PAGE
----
A great case, extensively argued.
(Handbook of) EU Private International Law, Chapter 2, Heading 18.104.22.168; Heading 2.2.9; Chapter 4, Heading 4.6.2).
Issued on the same day as Zulfikarpašić, Pula Parking Case C-551/15 deals with similar core issues, with a few extras thrown in. Pula Parking, a company owned by the town of Pula (Croatia), carries out, pursuant to a decision of the mayor of that town, the administration, supervision, maintenance and cleaning of the public parking spaces, the collection of parking fees and other related tasks. In September 2010, Mr Tederahn, who is domiciled in Germany, parked his vehicle in a public parking space of the town of Pula. Pula Parking issued Mr Tederahn with a parking ticket. Since Mr Tederahn did not settle the sums due within the period prescribed, Pula Parking lodged, on 27 February 2015, with a notary whose office is in Pula, an application for enforcement on the basis of an ‘authentic document’. A notary issued a writ of execution on 25 March 2015, on the basis of that document. In his opposition, Mr Tederahn put forward a plea alleging that the notary who issued the writ of execution of 25 March 2015 did not have substantive and territorial jurisdiction on the ground that that notary did not have jurisdiction to issue such a writ on the basis of an ‘authentic document’ from 2010, against a German national or a citizen of any other EU Member State.
Does the Brussels I recast apply at all? And does it relate also to the jurisdiction of notaries in the Republic of Croatia?
On the temporal scope of the Brussels I Recast, the Court repeats its (Brussels Convention) Sanicentral (Case 25/79) finding: the only necessary and sufficient condition for the scheme of the Regulation to be applicable to litigation relating to legal relationships created before its entry into force is that the judicial proceedings should have been instituted subsequently to that date. Accession timing is irrelevant to the case: per C-420/07 Apostolides the Act of Accession of a new Member State is based essentially on the general principle that the provisions of EU law apply ab initio and in toto to that State, derogations being allowed only in so far as they are expressly laid down by transitional provisions.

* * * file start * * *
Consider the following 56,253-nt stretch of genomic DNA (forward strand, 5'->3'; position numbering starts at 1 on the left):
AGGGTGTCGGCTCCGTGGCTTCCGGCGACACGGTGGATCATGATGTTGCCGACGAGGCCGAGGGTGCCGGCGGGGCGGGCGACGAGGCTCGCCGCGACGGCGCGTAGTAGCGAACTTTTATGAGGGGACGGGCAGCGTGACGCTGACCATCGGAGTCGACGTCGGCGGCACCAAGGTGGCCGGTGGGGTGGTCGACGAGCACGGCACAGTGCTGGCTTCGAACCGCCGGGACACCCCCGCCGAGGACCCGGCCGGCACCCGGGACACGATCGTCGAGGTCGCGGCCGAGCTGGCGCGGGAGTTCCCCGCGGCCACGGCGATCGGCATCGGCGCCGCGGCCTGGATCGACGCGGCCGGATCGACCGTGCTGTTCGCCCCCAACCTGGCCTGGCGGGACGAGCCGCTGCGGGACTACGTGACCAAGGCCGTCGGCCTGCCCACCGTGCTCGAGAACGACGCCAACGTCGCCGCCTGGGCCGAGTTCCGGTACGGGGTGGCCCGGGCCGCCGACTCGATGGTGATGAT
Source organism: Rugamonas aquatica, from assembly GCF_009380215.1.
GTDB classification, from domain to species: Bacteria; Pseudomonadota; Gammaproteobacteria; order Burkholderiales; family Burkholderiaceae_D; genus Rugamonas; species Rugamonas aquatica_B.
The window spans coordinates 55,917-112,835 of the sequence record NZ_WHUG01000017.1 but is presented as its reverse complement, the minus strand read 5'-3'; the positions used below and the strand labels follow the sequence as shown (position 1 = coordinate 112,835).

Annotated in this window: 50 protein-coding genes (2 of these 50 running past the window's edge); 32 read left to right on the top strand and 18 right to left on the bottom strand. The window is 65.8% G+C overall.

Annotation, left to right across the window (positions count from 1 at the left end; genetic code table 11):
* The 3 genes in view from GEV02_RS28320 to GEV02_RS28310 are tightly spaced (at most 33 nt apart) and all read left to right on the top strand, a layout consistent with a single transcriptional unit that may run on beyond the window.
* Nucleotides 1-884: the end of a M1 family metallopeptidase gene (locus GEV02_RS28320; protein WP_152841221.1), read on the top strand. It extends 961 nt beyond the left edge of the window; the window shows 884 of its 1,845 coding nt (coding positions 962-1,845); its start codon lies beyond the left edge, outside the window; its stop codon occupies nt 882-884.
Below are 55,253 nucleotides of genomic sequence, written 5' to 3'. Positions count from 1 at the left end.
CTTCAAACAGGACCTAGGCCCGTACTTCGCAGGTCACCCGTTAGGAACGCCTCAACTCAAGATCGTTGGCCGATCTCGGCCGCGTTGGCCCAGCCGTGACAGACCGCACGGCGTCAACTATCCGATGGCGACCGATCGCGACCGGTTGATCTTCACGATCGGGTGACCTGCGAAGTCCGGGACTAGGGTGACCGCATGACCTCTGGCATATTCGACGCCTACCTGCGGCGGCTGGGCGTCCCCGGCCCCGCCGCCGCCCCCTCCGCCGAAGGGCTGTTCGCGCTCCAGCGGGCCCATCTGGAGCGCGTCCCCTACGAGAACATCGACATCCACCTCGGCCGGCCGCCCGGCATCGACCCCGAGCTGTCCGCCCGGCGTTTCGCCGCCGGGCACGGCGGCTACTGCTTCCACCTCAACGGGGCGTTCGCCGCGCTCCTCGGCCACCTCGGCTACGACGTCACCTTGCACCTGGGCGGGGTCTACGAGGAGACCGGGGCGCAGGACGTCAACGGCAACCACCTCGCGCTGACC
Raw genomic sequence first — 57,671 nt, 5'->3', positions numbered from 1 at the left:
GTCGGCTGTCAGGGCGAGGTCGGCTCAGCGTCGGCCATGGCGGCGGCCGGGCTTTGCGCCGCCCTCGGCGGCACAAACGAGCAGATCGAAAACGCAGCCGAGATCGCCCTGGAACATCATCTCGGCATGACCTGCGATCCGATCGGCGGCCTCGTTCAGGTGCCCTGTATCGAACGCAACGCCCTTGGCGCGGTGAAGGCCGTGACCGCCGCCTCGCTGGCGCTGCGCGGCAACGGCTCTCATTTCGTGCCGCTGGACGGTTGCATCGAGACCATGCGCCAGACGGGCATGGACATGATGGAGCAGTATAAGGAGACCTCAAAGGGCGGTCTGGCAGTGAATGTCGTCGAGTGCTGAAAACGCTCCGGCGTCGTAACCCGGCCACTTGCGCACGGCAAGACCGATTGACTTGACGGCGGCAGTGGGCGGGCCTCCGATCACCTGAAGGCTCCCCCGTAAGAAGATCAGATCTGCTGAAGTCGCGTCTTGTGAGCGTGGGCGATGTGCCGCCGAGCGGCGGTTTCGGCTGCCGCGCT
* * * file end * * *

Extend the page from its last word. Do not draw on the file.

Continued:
On the substantial scope of the Brussels I Recast Regulation, for the issue of ‘civil and commercial’ the Court refers to its standing case-law (particularly most recently Aertssen and Sapir). In casu, it would seem (the national court is asked to confirm) that the parking debt claimed by Pula Parking is not coupled with any penalties that may be considered to result from a public authority act of Pula Parking and is not of a punitive nature but constitutes, therefore, mere consideration for a service provided. Brussels I applies.
However, notaries in casu do not act as courts: in a twin approach with Zulfikarpašić, the Court holds that the writ of execution based on an ‘authentic document’, issued by the notary, is served on the debtor only after the writ has been adopted, without the application by which the matter is raised with the notary having been communicated to the debtor. (at 58) Although it is true that debtors have the opportunity to lodge oppositions against writs of execution issued by notaries and it appears that notaries exercise the responsibilities conferred on them in the context of enforcement proceedings based on an ‘authentic document’ subject to review by the courts, to which notaries must refer possible challenges, the fact remains that the examination, by notaries, in Croatia, of an application for a writ of execution on such a basis is not conducted on an inter partes basis.
European private international law, second ed. 2016, Chapter 2, Heading 22.214.171.124.1. Chapter 6, Heading 6.2.1.
Vinyls Italia: Szpunar AG on the chemistry between the Insolvency Regulation and Rome I. And again, on the pauliana.
In C-54/16 Vinyls Italia (in full: Vinyls Italia SpA, in liquidation v Mediterranea di Navigazione SpA) Szpunar AG opined last week (the Opinion is not available in English). At the core of the case is the application of Article 13 of the Insolvency Regulation 2000 (Article 16 in the 2015 version; see my general review here), however the case opens an interesting discussion on the meaning of ‘international’ in ‘private international law’.